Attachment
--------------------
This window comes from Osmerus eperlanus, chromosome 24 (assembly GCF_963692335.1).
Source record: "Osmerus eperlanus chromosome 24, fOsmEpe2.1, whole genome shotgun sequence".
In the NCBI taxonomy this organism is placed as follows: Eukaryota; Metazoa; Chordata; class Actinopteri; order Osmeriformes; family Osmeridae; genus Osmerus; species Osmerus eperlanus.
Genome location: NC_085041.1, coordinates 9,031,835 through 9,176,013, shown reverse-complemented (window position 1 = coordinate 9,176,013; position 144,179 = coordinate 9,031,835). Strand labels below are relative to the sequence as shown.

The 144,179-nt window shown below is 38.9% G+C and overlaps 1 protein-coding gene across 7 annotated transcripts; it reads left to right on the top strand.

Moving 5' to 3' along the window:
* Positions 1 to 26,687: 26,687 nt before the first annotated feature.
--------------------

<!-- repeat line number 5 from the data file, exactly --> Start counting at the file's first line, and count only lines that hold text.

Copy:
The 144,179-nt window shown below is 38.9% G+C and overlaps 1 protein-coding gene across 7 annotated transcripts; it reads left to right on the top strand.